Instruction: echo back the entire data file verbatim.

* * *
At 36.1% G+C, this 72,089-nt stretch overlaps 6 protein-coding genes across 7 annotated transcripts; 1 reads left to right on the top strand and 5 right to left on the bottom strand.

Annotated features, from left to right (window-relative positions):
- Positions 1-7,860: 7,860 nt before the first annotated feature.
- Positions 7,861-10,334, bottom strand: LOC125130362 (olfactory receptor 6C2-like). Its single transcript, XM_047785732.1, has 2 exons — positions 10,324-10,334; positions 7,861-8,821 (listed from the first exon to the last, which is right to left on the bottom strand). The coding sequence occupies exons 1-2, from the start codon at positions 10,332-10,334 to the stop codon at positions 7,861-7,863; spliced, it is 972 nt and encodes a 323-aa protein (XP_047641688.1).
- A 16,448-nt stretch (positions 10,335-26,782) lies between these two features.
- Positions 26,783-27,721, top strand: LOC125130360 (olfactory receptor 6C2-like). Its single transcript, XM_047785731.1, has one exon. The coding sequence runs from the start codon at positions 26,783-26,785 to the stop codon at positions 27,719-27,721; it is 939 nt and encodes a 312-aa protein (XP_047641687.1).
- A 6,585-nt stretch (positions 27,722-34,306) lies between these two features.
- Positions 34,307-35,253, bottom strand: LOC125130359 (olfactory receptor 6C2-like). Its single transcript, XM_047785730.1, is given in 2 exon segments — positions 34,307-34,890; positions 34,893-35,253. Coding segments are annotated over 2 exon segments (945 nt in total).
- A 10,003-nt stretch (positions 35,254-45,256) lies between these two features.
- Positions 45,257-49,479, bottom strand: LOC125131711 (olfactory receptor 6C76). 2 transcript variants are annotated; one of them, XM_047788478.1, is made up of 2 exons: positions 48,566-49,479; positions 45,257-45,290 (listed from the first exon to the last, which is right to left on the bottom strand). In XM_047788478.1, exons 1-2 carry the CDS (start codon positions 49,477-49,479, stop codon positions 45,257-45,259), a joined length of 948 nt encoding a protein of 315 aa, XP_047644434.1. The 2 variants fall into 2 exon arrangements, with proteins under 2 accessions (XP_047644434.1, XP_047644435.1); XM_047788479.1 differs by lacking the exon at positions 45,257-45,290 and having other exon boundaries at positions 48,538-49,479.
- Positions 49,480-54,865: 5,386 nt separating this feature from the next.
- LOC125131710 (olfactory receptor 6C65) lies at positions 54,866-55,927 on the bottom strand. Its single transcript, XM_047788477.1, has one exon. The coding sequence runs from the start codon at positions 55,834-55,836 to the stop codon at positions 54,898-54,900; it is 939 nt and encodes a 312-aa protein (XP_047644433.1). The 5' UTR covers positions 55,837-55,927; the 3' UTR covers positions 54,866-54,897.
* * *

At 36.1% G+C, this 72,089-nt stretch overlaps 6 protein-coding genes across 7 annotated transcripts; 1 reads left to right on the top strand and 5 right to left on the bottom strand.

Annotated features, from left to right (window-relative positions):
- Positions 1-7,860: 7,860 nt before the first annotated feature.
- Positions 7,861-10,334, bottom strand: LOC125130362 (olfactory receptor 6C2-like). Its single transcript, XM_047785732.1, has 2 exons — positions 10,324-10,334; positions 7,861-8,821 (listed from the first exon to the last, which is right to left on the bottom strand). The coding sequence occupies exons 1-2, from the start codon at positions 10,332-10,334 to the stop codon at positions 7,861-7,863; spliced, it is 972 nt and encodes a 323-aa protein (XP_047641688.1).
- A 16,448-nt stretch (positions 10,335-26,782) lies between these two features.
- Positions 26,783-27,721, top strand: LOC125130360 (olfactory receptor 6C2-like). Its single transcript, XM_047785731.1, has one exon. The coding sequence runs from the start codon at positions 26,783-26,785 to the stop codon at positions 27,719-27,721; it is 939 nt and encodes a 312-aa protein (XP_047641687.1).
- A 6,585-nt stretch (positions 27,722-34,306) lies between these two features.
- Positions 34,307-35,253, bottom strand: LOC125130359 (olfactory receptor 6C2-like). Its single transcript, XM_047785730.1, is given in 2 exon segments — positions 34,307-34,890; positions 34,893-35,253. Coding segments are annotated over 2 exon segments (945 nt in total).
- A 10,003-nt stretch (positions 35,254-45,256) lies between these two features.
- Positions 45,257-49,479, bottom strand: LOC125131711 (olfactory receptor 6C76). 2 transcript variants are annotated; one of them, XM_047788478.1, is made up of 2 exons: positions 48,566-49,479; positions 45,257-45,290 (listed from the first exon to the last, which is right to left on the bottom strand). In XM_047788478.1, exons 1-2 carry the CDS (start codon positions 49,477-49,479, stop codon positions 45,257-45,259), a joined length of 948 nt encoding a protein of 315 aa, XP_047644434.1. The 2 variants fall into 2 exon arrangements, with proteins under 2 accessions (XP_047644434.1, XP_047644435.1); XM_047788479.1 differs by lacking the exon at positions 45,257-45,290 and having other exon boundaries at positions 48,538-49,479.
- Positions 49,480-54,865: 5,386 nt separating this feature from the next.
- LOC125131710 (olfactory receptor 6C65) lies at positions 54,866-55,927 on the bottom strand. Its single transcript, XM_047788477.1, has one exon. The coding sequence runs from the start codon at positions 55,834-55,836 to the stop codon at positions 54,898-54,900; it is 939 nt and encodes a 312-aa protein (XP_047644433.1). The 5' UTR covers positions 55,837-55,927; the 3' UTR covers positions 54,866-54,897.